The FASTER Act also requires the Secretary of Health and Human Services to report on scientific opportunities in food allergy research. It mandated the establishment of a risk-based scientific process and framework for establishing additional allergens covered by the federal Food, Drug and Cosmetic Act as well.

FARE conducts its lobbying for such legislation in person and online.

“Two years ago, we had about 125 food allergy advocates come to Washington, DC, for 2 days of programming. Then we took them up to the Hill, and they visited with their members of Congress and staff. We had a similar program last March, ”Linde said.

Members of the community such as parents of children with food allergies told their personal stories during these face-to-face meetings so legislators could understand their challenges firsthand.

“Generally, it’s a mom describing her anxieties and worries as she sends her child with life-threatening allergies off to school,” Linde said. “So, we’re really grateful to Congress for listening to our community and delighted for the additional dollars.”

FARE lobbied for the funding in the fiscal year 2022 spending bill as well.

“We started working on the school piece last year. We’ve been meeting since last April with members of Congress in both the House and Senate, basically raising awareness and the need for better food allergy training, ”Linde said. “This is something we do on a regular basis. We don’t often succeed, but when we do, we’re grateful. “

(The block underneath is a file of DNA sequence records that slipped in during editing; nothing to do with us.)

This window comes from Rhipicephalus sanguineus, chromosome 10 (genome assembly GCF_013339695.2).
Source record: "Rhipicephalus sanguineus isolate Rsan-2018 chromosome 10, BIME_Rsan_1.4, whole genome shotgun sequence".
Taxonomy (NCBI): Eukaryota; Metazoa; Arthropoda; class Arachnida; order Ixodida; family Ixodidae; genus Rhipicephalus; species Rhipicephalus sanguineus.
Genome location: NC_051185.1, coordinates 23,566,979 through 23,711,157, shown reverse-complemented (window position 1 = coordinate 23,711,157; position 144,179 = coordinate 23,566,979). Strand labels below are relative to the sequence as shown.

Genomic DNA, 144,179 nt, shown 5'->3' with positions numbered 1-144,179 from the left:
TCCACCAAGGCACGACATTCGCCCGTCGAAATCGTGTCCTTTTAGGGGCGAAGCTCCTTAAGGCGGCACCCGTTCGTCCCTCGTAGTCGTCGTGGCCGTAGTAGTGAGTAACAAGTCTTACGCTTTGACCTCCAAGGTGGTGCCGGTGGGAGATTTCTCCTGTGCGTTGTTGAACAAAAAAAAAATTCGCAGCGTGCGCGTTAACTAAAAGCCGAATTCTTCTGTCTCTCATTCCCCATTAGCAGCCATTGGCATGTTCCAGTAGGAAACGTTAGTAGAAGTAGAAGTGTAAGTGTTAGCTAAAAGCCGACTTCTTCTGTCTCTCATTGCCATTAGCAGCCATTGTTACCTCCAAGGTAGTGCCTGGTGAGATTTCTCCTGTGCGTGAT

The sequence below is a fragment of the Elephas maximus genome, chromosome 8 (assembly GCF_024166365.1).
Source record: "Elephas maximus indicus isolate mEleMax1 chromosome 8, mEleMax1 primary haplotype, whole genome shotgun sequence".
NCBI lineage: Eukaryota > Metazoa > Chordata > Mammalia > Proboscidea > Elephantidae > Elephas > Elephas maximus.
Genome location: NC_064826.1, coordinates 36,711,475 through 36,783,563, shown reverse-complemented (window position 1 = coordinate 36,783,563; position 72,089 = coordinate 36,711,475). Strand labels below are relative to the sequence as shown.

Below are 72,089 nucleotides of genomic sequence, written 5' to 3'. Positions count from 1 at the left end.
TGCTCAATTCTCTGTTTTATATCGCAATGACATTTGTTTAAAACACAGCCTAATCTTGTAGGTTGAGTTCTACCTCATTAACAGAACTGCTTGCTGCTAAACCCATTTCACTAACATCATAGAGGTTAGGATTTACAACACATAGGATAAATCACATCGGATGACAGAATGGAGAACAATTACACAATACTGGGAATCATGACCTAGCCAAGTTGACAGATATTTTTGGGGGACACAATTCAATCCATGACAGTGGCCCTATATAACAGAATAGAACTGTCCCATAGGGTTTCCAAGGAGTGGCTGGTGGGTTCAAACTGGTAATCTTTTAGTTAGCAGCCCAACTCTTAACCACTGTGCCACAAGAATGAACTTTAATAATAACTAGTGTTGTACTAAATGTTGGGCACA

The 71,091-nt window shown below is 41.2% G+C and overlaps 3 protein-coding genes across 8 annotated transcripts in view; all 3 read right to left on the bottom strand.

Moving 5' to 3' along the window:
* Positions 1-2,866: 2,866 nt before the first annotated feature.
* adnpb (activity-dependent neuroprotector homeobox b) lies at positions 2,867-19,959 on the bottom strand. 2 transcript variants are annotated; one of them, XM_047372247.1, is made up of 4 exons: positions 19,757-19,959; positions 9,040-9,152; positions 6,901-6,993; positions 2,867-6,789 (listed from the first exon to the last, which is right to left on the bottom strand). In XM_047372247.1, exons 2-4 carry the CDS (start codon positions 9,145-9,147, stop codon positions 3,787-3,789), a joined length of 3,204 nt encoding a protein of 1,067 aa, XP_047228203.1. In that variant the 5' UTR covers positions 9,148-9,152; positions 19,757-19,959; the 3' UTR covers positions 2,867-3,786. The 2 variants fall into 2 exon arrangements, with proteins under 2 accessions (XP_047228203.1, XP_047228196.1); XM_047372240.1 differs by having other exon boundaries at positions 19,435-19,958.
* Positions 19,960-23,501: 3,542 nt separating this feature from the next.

The next goal

This year, FARE will conduct virtual meetings with Congress from May 16-19 with a focus on several bills, such as one extending the expiration date of epinephrine.

“Epinephrine is very expensive, even if you have health insurance,” Linde said. “It has a 1-year expiration date, even though the medicine works well beyond 1 year.”

Congress also will be in the early stages of planning fiscal year 2023, and FARE will be advocating for more funding targeting food allergies.

“The President will soon be sending his budget to Congress, and that’s where he lays out his general spending priorities. Then Congress will take a look at it and have hearings and decide where they want to spend the dollars, ”Linde said. “We’re going to do our best to be a part of it.”

FARE invites doctors, patients and other stakeholders to join these efforts by signing up as advocates on the organization’s website, foodallergy.org. Currently, FARE boasts more than 70,000 advocates across the country, including all 435 Congressional House districts.

“I can recall a meeting with a Senate aide from Kansas and a mom from Overland Park. When she spoke, that legislative staffer understood exactly why she was concerned, ”Linde said.

“The real power, our real ability to get things done on the Hill really comes from those 70,000 individuals who will meet with their lawmakers and staff and make asks on behalf of their community,” Linde said.


  • Consortium of Food Allergy Research (CoFAR). https://www.niaid.nih.gov/research/consortium-food-allergy-research. Posted Sept. 19, 2019. Accessed March 31, 2022.
  • FARE thanks Congress, President for boosting food allergy research. https://www.foodallergy.org/media-room/fare-thanks-congress-president-boosting-food-allergy-research. Posted March 24, 2022. Accessed March 31, 2022.
  • National Center for Chronic Disease Prevention and Health Promotion. https://www.cdc.gov/chronicdisease/index.htm. Posted March 22, 2022. Accessed March 31, 2022.
  • With the stroke of President Biden’s pen, FASTER act for sesame labeling becomes law. https://www.foodallergy.org/media-room/stroke-president-bidens-pen-faster-act-sesame-labeling-becomes-law. Posted April 23, 2021. Accessed March 31, 2022.